Recruitment of young women went on even more rapidly than that of young men. We needed more of them to staff the Registration room, the Sheet-stacking room and the decoding room. .... with the whole of Bletchley Park looking for qualified women, we got a great many recruits of high calibre.

The people named by Welchman in connection with work inside Hut 6 were all male - from what I've read (though I may have missed something)

In Chapter 2 p21‡ of "Station X", Michael Smith, writes

At lunchtime, most of the codebreakers, including Barbera Abernethy, would troop out onto the lawn in front of the hous to play rounders.

However, earlier he writes that

Barbera Abernethy joined GC&CS in August 1937 at the age of sixteen, she was fluent in French, German and Flemish and when Deniston asked for a new typist, she found herself dispatched to Broadway.

So it isn't clear whether the most appropriate use was made of the skills available.

In Chapter 14 p114‡ of "Code Breakers, the inside story of Bletchley Park" chapter 14 is by Joan Murray, who wrote:

My next promotion was apparently harder to negotiate, possibly because of my sex, although there was another female mathematical cryptanalyst, working in the cottage. ... Inevitably the duller routine clerical work was done by women.

In Chapter 6 p82‡ of "Enigma and its Achilles Heel" by Hugh Skillen, he reports Jean Alington in 3L (Hut 3 Liaison) as saying

We three women graded every German Enigma signal that came into the hut. ... We each prepared a weekly news sheet for Mr Churchill on the areas we were covering.

So there were women working on important jobs, but the accounts all make it seem they were a minority of those doing (arguably) the most skilled work.


† This is the ISBN printed on the book I own. It is now associated with a different title by the same author. I don't know if it is the same book retitled.

‡ Page numbers refer to my UK (usually paperback) copy and may not apply to other printings in other countries.

  • Can you please link the books and media?
    – Sklivvz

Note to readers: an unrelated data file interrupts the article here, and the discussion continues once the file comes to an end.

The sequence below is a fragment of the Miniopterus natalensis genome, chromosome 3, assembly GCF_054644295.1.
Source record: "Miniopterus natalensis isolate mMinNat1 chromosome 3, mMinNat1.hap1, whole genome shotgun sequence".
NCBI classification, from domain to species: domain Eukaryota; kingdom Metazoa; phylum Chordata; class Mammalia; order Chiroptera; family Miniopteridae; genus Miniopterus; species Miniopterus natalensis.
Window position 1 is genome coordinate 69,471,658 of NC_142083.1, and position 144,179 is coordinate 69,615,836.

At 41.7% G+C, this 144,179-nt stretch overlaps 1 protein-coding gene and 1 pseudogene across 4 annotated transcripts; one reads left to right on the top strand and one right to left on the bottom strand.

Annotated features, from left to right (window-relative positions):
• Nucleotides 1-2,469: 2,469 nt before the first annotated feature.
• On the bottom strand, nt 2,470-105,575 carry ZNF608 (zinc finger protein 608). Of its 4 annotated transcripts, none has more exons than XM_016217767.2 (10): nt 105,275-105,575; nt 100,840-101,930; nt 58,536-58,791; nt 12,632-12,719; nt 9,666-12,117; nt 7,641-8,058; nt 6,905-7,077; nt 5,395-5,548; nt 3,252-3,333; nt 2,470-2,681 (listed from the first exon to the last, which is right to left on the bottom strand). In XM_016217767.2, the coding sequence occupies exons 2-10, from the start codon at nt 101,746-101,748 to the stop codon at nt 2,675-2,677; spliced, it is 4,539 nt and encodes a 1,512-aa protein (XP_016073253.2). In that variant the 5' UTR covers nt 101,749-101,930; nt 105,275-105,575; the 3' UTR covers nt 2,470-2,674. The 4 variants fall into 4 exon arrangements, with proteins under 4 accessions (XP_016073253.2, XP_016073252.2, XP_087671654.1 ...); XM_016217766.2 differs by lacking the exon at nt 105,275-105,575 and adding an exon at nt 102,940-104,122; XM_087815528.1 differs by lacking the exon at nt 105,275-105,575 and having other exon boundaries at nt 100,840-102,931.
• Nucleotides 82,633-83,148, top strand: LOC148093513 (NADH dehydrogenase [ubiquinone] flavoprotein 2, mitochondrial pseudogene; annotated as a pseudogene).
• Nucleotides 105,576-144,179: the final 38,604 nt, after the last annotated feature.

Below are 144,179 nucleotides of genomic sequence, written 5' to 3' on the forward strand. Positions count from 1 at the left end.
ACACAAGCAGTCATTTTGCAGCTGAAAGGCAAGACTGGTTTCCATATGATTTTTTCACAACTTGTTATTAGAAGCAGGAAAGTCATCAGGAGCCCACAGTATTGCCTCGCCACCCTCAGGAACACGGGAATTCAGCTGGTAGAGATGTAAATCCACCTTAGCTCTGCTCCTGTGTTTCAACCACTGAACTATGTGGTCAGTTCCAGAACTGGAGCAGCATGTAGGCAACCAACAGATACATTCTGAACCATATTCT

Feb 15, 2015 at 9:41
  • @Sklivvz I take it you're asking for the page number and a link to Amazon.
    – ChrisW
    Feb 15, 2015 at 9:50
  • @ChrisW depending, maybe a book is available for free elsewhere and we can link to the specific page directly... :-)
    – Sklivvz
    Feb 15, 2015 at 9:54
  • @Skliwz: I have crushed-tree copies of the books and don't know if or where they can be found online. I'll dig out ISBN numbers and see what I can do. Feb 15, 2015 at 11:12
  • What is undeniably true is that apparently no men were willing or able to take up the more dreary tasks... which were relegated to women... who were generally more reliable anyway. But this fact, and the extreme sexism of the time, sadly led to forgetting the number of highly skilled women who did work at the high-skill end of things. Apr 17, 2022 at 3:34

Part of a collection for the Bletchley Park Trust, this document called "The Women of Bletchley Park (1938-1945)", authored by Gillian Mason (Bletchley Park’s Curator) says "At its peak, nearly twelve thousand people worked at Bletchley Park and its associated outstations; the majority of these were women aged between 18 and 24."

  • 4
    ...yes, but doing what? The majority of positions in any field are usually low paying, low skill jobs. Just because you have a small army of candy-striper female nurses in a hospital, it doesn't mean the surgeon is a woman too. So what were their jobs, how many were actually employed as active codebreakers or in cryptanalysis, and not just in simple data entry? Feb 12, 2015 at 12:11
  • 1
    @Clockwork-Muse The article doesn't break this down. Just like in a hospital, you are going to have some doctors, lots of nurses, and some candy stripers. The article does say "Women undertook all roles". Intercepting enemy codes via shortwave, couriers, codebreakers, clerical work, Bombe and Colossus operators, cooks, cleaners, maintenance and transportation staff. The article mentions women being recruited via the crossword puzzle ad; clearly the scene in the movie (one woman taking the test in a room otherwise full of men) was a fabrication of the screenwriter for dramatic effect.
    – tcrosley
    Feb 12, 2015 at 15:29